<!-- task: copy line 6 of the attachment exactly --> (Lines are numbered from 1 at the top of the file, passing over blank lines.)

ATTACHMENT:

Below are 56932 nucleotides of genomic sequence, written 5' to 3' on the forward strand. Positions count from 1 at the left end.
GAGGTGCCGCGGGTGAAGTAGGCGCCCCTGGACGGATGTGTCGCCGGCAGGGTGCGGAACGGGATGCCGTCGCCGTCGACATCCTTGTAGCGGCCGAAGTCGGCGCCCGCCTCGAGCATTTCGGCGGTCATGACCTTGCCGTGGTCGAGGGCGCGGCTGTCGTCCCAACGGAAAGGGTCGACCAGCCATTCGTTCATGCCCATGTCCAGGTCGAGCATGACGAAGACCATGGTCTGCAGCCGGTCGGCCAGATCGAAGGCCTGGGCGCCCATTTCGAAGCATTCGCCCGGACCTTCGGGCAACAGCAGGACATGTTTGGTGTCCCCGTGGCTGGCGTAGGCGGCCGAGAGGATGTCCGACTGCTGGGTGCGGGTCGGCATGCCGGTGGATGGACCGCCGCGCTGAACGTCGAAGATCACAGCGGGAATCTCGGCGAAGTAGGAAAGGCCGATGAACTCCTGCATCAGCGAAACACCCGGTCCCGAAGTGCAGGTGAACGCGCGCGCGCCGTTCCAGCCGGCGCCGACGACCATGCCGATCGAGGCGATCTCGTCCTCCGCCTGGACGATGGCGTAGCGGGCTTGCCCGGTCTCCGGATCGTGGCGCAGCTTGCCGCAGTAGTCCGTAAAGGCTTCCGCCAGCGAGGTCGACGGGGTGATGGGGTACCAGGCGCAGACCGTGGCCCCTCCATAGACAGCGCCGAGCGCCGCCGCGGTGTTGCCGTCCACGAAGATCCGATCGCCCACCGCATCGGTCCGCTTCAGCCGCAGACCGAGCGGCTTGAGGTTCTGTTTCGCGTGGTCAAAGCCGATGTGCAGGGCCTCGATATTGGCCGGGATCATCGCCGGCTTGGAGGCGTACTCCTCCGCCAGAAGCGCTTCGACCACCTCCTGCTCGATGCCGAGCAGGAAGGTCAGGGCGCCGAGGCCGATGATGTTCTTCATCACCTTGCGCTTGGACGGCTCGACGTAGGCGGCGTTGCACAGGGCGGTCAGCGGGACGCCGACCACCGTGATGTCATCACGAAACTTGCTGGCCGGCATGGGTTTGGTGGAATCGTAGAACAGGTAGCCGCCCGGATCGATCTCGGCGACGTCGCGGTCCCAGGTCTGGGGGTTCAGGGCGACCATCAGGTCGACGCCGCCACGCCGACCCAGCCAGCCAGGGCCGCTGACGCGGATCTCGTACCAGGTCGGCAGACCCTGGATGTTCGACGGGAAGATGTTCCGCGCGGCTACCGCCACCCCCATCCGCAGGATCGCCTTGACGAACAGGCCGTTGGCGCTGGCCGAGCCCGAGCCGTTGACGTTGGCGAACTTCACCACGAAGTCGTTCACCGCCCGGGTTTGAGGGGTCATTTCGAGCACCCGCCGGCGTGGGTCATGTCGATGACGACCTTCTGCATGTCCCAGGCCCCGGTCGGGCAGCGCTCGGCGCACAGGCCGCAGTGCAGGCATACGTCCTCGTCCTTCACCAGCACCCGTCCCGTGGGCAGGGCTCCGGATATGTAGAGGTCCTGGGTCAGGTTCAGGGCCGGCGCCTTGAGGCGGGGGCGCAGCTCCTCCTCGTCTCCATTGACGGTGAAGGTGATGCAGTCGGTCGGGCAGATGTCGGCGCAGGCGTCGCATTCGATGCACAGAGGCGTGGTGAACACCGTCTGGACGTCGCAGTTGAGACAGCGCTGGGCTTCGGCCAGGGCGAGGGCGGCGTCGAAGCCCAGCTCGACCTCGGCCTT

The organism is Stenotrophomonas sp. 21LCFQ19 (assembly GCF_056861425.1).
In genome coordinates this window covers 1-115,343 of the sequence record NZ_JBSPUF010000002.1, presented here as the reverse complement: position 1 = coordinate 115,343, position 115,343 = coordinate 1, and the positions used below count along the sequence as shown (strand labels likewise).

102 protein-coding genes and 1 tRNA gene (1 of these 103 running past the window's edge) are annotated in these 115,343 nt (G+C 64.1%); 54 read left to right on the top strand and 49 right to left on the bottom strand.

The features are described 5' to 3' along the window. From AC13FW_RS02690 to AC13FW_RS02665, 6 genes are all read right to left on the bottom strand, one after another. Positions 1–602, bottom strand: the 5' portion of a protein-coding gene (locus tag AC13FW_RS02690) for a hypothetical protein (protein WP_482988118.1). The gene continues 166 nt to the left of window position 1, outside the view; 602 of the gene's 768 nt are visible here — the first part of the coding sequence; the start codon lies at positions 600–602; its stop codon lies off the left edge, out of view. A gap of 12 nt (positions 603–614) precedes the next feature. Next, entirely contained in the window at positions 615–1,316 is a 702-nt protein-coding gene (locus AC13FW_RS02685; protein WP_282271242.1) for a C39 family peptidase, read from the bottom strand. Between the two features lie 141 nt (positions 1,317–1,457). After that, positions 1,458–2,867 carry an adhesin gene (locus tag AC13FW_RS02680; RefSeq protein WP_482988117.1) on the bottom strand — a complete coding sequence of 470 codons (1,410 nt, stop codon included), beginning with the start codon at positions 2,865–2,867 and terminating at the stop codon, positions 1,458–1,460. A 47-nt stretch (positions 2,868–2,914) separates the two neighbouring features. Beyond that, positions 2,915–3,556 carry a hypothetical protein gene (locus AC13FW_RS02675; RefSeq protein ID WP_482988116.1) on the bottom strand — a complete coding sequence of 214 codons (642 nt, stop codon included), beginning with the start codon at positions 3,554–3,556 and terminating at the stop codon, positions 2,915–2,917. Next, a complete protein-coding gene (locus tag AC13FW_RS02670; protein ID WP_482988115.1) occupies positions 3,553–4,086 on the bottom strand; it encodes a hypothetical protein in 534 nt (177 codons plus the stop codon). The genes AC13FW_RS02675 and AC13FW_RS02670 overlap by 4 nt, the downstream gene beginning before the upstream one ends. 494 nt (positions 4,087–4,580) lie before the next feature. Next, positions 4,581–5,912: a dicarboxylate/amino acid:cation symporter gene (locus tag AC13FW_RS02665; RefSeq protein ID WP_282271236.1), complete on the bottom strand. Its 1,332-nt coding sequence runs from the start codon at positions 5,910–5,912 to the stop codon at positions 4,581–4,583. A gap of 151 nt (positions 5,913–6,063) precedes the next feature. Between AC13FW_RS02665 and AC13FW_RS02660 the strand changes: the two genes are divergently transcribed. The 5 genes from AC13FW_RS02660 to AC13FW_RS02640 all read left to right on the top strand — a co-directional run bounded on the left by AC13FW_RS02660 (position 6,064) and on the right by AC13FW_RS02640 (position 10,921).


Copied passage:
The features are described 5' to 3' along the window. From AC13FW_RS02690 to AC13FW_RS02665, 6 genes are all read right to left on the bottom strand, one after another. Positions 1–602, bottom strand: the 5' portion of a protein-coding gene (locus tag AC13FW_RS02690) for a hypothetical protein (protein WP_482988118.1). The gene continues 166 nt to the left of window position 1, outside the view; 602 of the gene's 768 nt are visible here — the first part of the coding sequence; the start codon lies at positions 600–602; its stop codon lies off the left edge, out of view. A gap of 12 nt (positions 603–614) precedes the next feature. Next, entirely contained in the window at positions 615–1,316 is a 702-nt protein-coding gene (locus AC13FW_RS02685; protein WP_282271242.1) for a C39 family peptidase, read from the bottom strand. Between the two features lie 141 nt (positions 1,317–1,457). After that, positions 1,458–2,867 carry an adhesin gene (locus tag AC13FW_RS02680; RefSeq protein WP_482988117.1) on the bottom strand — a complete coding sequence of 470 codons (1,410 nt, stop codon included), beginning with the start codon at positions 2,865–2,867 and terminating at the stop codon, positions 1,458–1,460. A 47-nt stretch (positions 2,868–2,914) separates the two neighbouring features. Beyond that, positions 2,915–3,556 carry a hypothetical protein gene (locus AC13FW_RS02675; RefSeq protein ID WP_482988116.1) on the bottom strand — a complete coding sequence of 214 codons (642 nt, stop codon included), beginning with the start codon at positions 3,554–3,556 and terminating at the stop codon, positions 2,915–2,917. Next, a complete protein-coding gene (locus tag AC13FW_RS02670; protein ID WP_482988115.1) occupies positions 3,553–4,086 on the bottom strand; it encodes a hypothetical protein in 534 nt (177 codons plus the stop codon). The genes AC13FW_RS02675 and AC13FW_RS02670 overlap by 4 nt, the downstream gene beginning before the upstream one ends. 494 nt (positions 4,087–4,580) lie before the next feature. Next, positions 4,581–5,912: a dicarboxylate/amino acid:cation symporter gene (locus tag AC13FW_RS02665; RefSeq protein ID WP_282271236.1), complete on the bottom strand. Its 1,332-nt coding sequence runs from the start codon at positions 5,910–5,912 to the stop codon at positions 4,581–4,583. A gap of 151 nt (positions 5,913–6,063) precedes the next feature. Between AC13FW_RS02665 and AC13FW_RS02660 the strand changes: the two genes are divergently transcribed. The 5 genes from AC13FW_RS02660 to AC13FW_RS02640 all read left to right on the top strand — a co-directional run bounded on the left by AC13FW_RS02660 (position 6,064) and on the right by AC13FW_RS02640 (position 10,921).